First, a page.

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Flying Mary Poppins Copyright Laurence Griffiths, Getty Images

How 'Gamification' Can Improve Family Education and Engagement

Urge clients to consider this powerful form of communication .

Julie Andrews, playing the title role in the film Mary Poppins, sang: “In every job that must be done, there is an element of fun. You find the fun and, snap, the job’s a game.” As parents have known for generations, projects that seem like fun get accomplished more quickly, and more people want to participate.

Our school and work lives can be compared to a grandly complex video game. We strive to complete a sequence of challenges or quests. When we “level up,” we receive a passing grade or a job promotion. At the end of a series of challenges, we might garner a badge (a diploma) or a prize (a new title or a year-end bonus). This is perhaps an oversimplification, but games and rewards are heavily embedded in our social fabric and hard-wired into our psyche as a way to engage, motivate and teach.

Family businesses spend an extraordinary amount of time and capital (financial, human and intellectual) on skill building and education within the family system. Rising members of the family system must master many different skills. Some of these skills can be taught in a classroom or online, but others must be supplemented with experiential learning.

With families increasingly scattered across the globe, family leaders must find a way to entice all generations to work cohesively to further their common interests. Games, at their core, are among society’s most powerful forms of communication and entertainment. Incorporating games into the educational process may be a way to increase engagement and foster community across generations and continents.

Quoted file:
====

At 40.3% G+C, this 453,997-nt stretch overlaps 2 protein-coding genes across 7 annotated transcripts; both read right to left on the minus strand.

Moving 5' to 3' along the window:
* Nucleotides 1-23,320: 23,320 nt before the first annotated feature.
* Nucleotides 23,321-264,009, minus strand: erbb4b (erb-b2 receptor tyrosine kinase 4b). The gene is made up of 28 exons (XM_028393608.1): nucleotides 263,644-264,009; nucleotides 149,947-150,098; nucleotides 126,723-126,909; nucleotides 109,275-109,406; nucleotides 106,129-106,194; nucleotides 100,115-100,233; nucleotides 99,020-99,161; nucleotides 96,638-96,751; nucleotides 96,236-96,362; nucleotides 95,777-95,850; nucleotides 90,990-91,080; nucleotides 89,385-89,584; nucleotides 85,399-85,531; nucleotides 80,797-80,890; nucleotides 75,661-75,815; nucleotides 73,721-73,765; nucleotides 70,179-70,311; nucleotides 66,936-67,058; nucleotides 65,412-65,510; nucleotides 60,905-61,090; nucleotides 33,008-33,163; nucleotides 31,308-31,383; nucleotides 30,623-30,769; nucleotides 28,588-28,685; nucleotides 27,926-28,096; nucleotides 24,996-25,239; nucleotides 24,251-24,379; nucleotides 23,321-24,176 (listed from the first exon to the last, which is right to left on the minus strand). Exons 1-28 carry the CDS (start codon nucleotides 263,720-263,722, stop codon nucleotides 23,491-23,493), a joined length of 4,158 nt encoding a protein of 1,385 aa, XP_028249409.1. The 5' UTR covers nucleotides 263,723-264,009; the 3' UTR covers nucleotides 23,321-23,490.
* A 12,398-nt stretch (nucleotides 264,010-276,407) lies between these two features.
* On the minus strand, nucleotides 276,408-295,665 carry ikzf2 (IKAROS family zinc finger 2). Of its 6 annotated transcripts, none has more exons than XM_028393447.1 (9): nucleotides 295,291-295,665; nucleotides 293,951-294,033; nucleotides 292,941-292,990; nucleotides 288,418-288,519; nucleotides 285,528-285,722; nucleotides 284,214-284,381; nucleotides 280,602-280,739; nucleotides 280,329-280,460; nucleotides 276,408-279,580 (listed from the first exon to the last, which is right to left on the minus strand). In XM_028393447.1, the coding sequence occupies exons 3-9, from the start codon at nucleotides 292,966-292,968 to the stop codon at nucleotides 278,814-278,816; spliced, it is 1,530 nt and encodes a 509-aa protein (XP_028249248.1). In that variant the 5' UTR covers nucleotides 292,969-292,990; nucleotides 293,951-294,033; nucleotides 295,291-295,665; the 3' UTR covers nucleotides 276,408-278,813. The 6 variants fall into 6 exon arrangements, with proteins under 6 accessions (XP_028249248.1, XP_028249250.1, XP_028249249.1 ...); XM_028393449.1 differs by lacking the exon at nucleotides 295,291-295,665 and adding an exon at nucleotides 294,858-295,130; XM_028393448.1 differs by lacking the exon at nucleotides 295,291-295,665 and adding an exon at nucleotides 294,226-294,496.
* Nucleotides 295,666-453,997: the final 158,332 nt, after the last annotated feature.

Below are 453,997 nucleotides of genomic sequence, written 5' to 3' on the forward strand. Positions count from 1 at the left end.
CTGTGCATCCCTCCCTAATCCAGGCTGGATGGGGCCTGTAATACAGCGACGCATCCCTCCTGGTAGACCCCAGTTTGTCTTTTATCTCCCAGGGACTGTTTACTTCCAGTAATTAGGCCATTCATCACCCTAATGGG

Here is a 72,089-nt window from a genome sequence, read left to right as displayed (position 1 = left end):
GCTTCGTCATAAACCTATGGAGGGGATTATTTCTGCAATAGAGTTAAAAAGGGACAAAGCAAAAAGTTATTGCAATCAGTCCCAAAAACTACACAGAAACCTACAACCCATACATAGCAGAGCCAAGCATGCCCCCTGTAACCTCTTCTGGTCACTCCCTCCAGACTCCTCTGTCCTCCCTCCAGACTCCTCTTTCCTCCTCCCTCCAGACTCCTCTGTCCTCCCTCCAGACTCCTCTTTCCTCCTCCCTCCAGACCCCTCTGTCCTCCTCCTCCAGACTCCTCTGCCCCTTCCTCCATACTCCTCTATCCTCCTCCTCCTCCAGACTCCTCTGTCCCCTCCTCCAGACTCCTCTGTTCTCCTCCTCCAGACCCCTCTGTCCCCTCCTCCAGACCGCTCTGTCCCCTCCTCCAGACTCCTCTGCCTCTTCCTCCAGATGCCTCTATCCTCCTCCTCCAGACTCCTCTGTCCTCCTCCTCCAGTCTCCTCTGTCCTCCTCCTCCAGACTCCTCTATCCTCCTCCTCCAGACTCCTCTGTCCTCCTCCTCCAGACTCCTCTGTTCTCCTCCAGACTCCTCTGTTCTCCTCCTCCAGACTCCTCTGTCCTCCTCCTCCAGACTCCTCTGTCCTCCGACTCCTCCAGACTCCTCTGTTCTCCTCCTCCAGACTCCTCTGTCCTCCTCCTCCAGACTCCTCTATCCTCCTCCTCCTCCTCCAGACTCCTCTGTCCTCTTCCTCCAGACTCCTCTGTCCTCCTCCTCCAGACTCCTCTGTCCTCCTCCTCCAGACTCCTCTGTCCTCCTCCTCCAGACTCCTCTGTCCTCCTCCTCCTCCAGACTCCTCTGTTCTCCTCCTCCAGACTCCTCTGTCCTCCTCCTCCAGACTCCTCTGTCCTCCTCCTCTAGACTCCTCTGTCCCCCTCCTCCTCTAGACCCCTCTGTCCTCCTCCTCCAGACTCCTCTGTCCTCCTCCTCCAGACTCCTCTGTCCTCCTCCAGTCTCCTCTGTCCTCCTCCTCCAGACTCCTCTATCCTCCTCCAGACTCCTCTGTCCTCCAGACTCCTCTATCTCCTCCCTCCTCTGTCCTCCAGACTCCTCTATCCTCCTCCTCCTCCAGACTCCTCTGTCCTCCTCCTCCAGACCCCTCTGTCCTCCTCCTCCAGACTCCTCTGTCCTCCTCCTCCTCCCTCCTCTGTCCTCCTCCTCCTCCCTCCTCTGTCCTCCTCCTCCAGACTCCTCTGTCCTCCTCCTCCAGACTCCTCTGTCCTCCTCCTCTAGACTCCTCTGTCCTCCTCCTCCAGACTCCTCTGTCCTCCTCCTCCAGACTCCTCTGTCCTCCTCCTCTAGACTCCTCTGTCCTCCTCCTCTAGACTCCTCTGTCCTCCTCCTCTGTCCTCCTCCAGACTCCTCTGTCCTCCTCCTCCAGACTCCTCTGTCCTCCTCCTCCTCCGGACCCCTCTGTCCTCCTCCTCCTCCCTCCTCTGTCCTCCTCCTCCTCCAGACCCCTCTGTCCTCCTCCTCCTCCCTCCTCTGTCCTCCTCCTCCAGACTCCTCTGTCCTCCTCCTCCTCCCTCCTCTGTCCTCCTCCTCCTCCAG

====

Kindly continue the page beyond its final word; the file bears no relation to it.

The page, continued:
Researchers have found that three basic psychological needs can be met through games. First, there’s the desire to seek control or gain mastery over a situation. We like to feel that we are succeeding and gaining competence. Next is the concept of “autonomy” or the desire for control over our actions. We don’t like to be manipulated. Finally, there’s the need for “relatedness.” We want to matter to others and to contribute to society.

The Power of Games

The business world is aware of the psychological power of games. Companies have been adding games and prizes to their marketing and customer loyalty programs for years— consider S&H Green Stamps, prizes in Cracker Jack boxes and airline frequent-flyer programs. Today, game elements are increasingly being incorporated into workplace learning and internal employee functions.

The use of games—or, rather, the application of game elements to non-game contexts -- has been referred to as the “gamification” of the workplace. In laymen’s terms, this means using the elements we associate with games as motivational tools.

Points are a basic element of game design and can provide a context for measuring performance. Badges work to showcase larger accomplishments, such as completing a series of tasks or mastering a new skill. They’re a visual reminder of our achievements. Leaderboards can awaken participants’ competitive instincts or, in a team situation, can create a sense of community.

Technological Enhancements

Game elements become even more powerful when augmented with technology. Incorporating real-time data analytics, mobile or cloud-based platforms or social media elements can foster communication and a sense of play. Just as traditional games have been used for millennia to bring friends together, gaming in a virtual environment unites large groups of people.

Corporations have used digital games as a way to build and solidify brand loyalty for the last two decades, as the Internet became a more pervasive means of customer interaction. In fact, some social media firms are based entirely on game-playing to drive business revenues (think FourSquare).

Companies are now using games to motivate and engage employees, sometimes for learning initiatives but also to stimulate innovation and enhance teamwork. The Gartner research firm estimated that some 70 percent of companies would use gamification techniques for at least one business process by 2014. Deloitte estimated that revenues from gamification initiatives would grow to more than $2.8 billion by 2016. These methods are used in applications such as FitBit and, as well as the badges and points on almost every social media platform.

The Gamification of Family Education